It was only towards the 19th century that the Kazak music was freed from the yoke of religion and rituals and began to develop as an artistic creative activity in its own right. This period of time turned to be the real cultural renaissance of the nation, the golden age of the main musical traditions of the nation, such as instrumental music, songs and akyn traditions. On the vast territory of Kazakstan various local professional composers’ and performing schools were formed. Each region offered a kind of «specialisation» in the development of specific traditions of its own. Thus, the territory of West Kazakstan became the central zone in the development of dombra kiui tokpe, while the area of Saryarka (Central Kazakstan) was the focus of professional song, and south-western region (Karmakchi district) preserved and improved the richest traditions of epic narration, and the Zhetysu (Seven Rivers) subregion preserved traditions of aitys - competitive art of akyns -extempore poets, dombra performers and singers all in one person. The names of Kurmangazy,            Dauletkerei, Tattimbet, Kazangap, Dina, Birzhan, Akhan, Zhayau Musa, Yestai, Ibrai, Nartai, Madi, Mukhit, Abai, Kenen Azerbayev entered not only the history of Kazak culture, but also the world musical culture. Their creative work, marked by a vivid individual style, typical structure of images and musical and expressive means, represent the pride and classics of the Kazak musical culture. Creating high art and involving ordinary people in the «divine mystery» - music, these musicians during their lifetime enjoyed great love and respect of people and were always the centre of public attention and attraction. On the very best of them people conferred honorary titles of sals and sere. Creative work of professional musicians of the 19th century was not, as a rule, confined only to  performing  or composing  spheres,   but, instead, it included all varieties of artistic forms, poetic improvisation, oratory art, refined vocal technique, high-skilled mastery of musical instruments, and elements of theatrical and circus performances, which in many ways made the Kazak steppe musicians similar to the medieval musicians of Western Europe -jugglers, troubadours, traverse, meister- and minnesingers.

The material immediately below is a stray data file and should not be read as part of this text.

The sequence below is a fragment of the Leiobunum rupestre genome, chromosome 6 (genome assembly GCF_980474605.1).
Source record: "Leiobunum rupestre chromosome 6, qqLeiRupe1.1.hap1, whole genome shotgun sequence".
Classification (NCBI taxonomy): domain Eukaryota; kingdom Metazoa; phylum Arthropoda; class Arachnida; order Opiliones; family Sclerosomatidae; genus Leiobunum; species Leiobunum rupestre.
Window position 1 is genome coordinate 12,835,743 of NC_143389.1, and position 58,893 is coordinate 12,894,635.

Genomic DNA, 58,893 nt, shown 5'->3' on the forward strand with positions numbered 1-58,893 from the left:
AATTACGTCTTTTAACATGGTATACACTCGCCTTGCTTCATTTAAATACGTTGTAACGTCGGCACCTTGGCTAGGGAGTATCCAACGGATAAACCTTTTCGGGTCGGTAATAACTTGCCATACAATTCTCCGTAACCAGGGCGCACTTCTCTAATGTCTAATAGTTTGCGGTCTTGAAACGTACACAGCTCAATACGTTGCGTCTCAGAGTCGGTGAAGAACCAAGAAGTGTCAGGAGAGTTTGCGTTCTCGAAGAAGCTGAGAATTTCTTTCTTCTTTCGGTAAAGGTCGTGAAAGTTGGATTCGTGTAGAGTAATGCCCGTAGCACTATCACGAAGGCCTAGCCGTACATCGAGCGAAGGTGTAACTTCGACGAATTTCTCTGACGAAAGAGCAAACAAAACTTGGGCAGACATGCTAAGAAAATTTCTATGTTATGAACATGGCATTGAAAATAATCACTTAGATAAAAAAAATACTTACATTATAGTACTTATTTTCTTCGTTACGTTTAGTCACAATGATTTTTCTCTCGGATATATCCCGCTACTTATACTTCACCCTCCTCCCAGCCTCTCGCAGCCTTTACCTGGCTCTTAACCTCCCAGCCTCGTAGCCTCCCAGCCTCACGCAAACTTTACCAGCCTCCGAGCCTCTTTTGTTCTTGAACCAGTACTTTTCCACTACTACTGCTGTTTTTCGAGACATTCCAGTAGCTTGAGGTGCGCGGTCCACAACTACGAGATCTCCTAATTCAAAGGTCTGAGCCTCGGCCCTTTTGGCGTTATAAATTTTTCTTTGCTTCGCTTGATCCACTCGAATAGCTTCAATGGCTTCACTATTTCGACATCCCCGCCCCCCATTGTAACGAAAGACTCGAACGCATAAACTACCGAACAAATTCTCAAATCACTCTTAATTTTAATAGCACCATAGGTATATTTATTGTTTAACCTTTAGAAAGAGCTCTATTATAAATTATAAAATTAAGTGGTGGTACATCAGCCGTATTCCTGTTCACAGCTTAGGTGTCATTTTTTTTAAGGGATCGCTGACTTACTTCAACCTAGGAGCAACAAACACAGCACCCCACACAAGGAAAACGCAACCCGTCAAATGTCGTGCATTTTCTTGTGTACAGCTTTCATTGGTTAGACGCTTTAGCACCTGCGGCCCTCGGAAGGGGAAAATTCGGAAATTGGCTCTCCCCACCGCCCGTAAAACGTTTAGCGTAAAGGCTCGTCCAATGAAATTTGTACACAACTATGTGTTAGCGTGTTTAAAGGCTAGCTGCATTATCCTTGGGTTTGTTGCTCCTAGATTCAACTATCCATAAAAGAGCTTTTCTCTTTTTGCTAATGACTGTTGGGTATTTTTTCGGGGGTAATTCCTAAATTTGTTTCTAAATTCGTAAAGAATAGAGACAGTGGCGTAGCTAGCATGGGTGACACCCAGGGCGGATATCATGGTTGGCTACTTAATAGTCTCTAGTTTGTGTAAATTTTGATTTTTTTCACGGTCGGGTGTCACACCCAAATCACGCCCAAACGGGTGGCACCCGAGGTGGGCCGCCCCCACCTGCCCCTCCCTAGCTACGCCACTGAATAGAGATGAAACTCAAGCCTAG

In the 20ieth century the Kazak musical culture is enriched by new forms of musical activity and genres. For a relatively short period of time in its history the republic mastered polyvocalism and the whole genre arsenal of classical European music -opera, symphony, ballet, instrumental concert, cantata and oratorio as well as ensemble, orchestra and choir forms of musical performance. New professional composers’ school based on written type of creativity was founded in the republic. On the basis of harmonious synthesis of the national content and the European forms, 1930 and 1940ies saw the birth of classical works of the Kazak opera art - operas like «Kyz Zhibek» by Ye. Brusilovsky, «Abai» by A.Zhubanov and L.Khamidi and «Birzhan and Sara» by M.Tolebayev. The great wealth of the Kazak folklore and oral professional music formed the story line and musical basis of these operas. The stage of the opera theatre became an arena where the ancient wedding ceremony is deployed before the spectator, the aitys between 19th century akyns Birzhan and Sara, where the audience can hear a song of a hero of the 19th century uprising for the national liberation, a poet and kiuishi (kiui composer and performer) Makhambet, full of inner passion, and a sorrowful lamentation song zhoktau. In the 1960-70ies   one   of   the   most complicated genres of the European instrumental music -symphony - blooms flourishing in the republic. Both musical compositions close in form to classical works (symphonies by G.Zhubanova, K.Kuzhamiarov) and a new genre synthesis -symphonic kiui are created within this genre.